Down Gap Side-By-Side White Lines Pattern
What is the Down Gap Side-By-Side White Lines Pattern?
The Down Gap Side-By-Side White Lines pattern is the bearish version of the Up Gap Side-By-Side White Lines pattern. Like the Up Gap Side-By-Side White Lines pattern, the Down Gap Side-By-Side White Lines pattern is a trend continuation pattern with a moderate success rate. However, the nature of Down Gap Side-By-Side White Lines formation makes it a very rare continuation candlestick pattern. The Down Gap Side-By-Side White Lines must appear in an established downtrend before it is taken into consideration and even then, with its moderate success rate, trading this pattern requires a fair amount of caution.
The Down Gap Side-By-Side White Lines Formation
The Down Gap Side-By-Side White Lines pattern consists of three candlesticks of which the first candlestick is a bearish candlestick that is supportive of the underlying downtrend and is dark in color. This candlestick is followed by second candlestick that gaps down on open from the real body of the previous candlestick. It may overlap the lower shadow or wick of the previous candlestick. The second candlestick turns bullish and closes higher than its open and is thus light in color. The second candlestick is followed by another light-colored candlestick of a similar size that also gaps down on open but closes higher. The overlap between the real bodies of the two last candlesticks in the pattern gives it the 'side-by-side white lines' name.
What the Down Gap Side-By-Side White Lines Pattern tells us
The reason that the down gap side-by-side white line pattern is so rare is because a gap down in a downtrend in quite bearish, with the gap down indicating the strength of the bearish nature of the market. It is unusual for bears to surrender control and allow the bulls to close the candlestick higher, resulting in a light-colored candlestick that gapped down.
The first candlestick is supportive of the downtrend, with the gap down on open of the second candlestick also supportive of the downtrend. However, the bullish close of the second candlestick is a threat to the bears, with weaker bears closing out their positions and locking in their profits. The latter represents a correction rather than a reversal and continues on the last candlestick in the pattern that also gaps down on open but closes higher. However, the market is more likely to continue with its bearish sentiment or start moving sideways rather than reverse direction.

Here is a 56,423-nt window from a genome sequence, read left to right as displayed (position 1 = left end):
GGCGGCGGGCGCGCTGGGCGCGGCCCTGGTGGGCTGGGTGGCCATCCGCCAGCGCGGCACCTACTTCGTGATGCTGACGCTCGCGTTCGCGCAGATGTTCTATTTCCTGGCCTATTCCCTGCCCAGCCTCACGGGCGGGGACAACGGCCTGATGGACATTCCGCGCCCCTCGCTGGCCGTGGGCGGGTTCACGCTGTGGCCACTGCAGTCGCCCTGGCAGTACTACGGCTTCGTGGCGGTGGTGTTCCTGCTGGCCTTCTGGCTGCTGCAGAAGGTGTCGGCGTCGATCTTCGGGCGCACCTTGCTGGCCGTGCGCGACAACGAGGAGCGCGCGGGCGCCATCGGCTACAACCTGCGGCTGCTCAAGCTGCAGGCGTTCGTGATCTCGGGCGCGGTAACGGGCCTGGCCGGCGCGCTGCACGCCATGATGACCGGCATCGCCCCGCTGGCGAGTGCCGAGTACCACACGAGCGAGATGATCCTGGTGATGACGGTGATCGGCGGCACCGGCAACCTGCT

Trading the Down Gap Side-By-Side White Lines
The Down Gap Side-By-Side White Lines pattern is a bearish continuation pattern that appears in a downtrend and suggests that the trend will probably continue after the pattern has completed. Traders that have existing short positions would want to hold on their short positions, and possibly add to it. For traders that missed earlier opportunities to enter the market, the bearish Down Gap Side-By-Side White Lines pattern represents an opportunity to enter the market. A short position could be initiated when a downside break below the low of the formation occurs. A protective stop order could be placed above the highest high of the candlesticks in the pattern. If the protective stop-loss is too far from the entry to provide a favorable risk/reward ratio, the trader could wait for a possible pull-back towards the high of the last two candlesticks in the Down Gap Side-By-Side White Lines pattern. This would place the entry much closer to the protective stop and would reduce the capital at risk on the trade, though there is no guarantee that a retracement will take place.
The Down Gap Side-By-Side White Lines pattern also does not provide a clear profit target; therefore, other trading mechanisms or methods, such as a previous support or resistance area, a measured moved defined by an acceptable risk/reward ratio, a key Fibonacci extension level, the appearance of a bullish candlestick formation, or a simple trailing stop.
The Down Gap Side-By-Side White Lines pattern becomes more reliable when it appears at an upper trend line or a resistance line. A Down Gap Side-By-Side White Lines pattern that forms at or near an upper trendline or a resistance line can be used in anticipation that the test of the trendline or resistance line will hold. As a result, the price should be expected to bounce off (down) the trendline or resistance line, giving greater impetus to the bearish pattern.